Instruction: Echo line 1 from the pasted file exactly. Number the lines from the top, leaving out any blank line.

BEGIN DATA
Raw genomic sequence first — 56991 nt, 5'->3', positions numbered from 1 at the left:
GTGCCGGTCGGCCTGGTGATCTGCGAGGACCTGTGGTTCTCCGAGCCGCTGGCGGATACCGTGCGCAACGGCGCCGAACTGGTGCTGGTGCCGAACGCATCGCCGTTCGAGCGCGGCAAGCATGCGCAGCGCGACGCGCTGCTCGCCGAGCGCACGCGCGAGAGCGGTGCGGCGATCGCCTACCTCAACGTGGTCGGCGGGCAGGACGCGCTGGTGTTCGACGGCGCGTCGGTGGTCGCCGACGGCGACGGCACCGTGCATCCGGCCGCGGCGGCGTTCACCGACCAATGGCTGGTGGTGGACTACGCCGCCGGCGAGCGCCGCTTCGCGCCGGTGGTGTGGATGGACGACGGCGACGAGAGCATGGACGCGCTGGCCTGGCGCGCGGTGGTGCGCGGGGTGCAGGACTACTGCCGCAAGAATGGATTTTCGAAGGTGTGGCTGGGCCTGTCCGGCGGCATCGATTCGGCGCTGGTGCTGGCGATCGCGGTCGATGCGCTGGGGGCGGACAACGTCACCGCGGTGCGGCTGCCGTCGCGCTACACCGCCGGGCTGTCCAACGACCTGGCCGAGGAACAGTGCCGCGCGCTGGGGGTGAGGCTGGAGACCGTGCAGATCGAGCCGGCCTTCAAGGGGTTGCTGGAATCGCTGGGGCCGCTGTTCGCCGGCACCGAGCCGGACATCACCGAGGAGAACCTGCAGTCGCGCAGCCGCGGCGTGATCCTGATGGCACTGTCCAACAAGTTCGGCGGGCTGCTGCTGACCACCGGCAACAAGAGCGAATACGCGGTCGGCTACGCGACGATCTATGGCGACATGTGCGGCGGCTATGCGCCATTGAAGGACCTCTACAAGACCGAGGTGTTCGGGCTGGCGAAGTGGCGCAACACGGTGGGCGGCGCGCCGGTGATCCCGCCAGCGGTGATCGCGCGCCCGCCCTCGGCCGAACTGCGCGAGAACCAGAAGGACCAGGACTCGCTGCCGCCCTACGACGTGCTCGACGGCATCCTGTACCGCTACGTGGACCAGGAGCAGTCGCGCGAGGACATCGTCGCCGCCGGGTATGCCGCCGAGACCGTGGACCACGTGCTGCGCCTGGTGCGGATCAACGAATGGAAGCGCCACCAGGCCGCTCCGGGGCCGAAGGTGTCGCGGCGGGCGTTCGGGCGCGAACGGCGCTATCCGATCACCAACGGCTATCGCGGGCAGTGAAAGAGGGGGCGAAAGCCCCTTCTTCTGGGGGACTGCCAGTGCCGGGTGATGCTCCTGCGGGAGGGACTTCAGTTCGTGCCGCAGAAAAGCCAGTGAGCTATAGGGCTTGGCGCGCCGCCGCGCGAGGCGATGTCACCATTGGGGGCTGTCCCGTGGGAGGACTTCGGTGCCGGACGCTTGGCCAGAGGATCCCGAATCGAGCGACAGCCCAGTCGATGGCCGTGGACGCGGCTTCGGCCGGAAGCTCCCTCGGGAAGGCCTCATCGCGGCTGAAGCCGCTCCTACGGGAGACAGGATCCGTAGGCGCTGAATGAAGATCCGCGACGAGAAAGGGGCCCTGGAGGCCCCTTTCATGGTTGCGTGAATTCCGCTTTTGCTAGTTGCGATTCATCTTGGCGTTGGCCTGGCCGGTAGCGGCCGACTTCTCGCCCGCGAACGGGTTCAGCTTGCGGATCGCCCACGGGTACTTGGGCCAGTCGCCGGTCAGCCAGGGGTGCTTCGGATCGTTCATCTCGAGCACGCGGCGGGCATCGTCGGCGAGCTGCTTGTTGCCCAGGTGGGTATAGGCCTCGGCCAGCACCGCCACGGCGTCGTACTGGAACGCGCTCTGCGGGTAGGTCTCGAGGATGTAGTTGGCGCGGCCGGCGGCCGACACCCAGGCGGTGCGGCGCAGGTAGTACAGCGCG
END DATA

Raw genomic sequence first — 56991 nt, 5'->3', positions numbered from 1 at the left: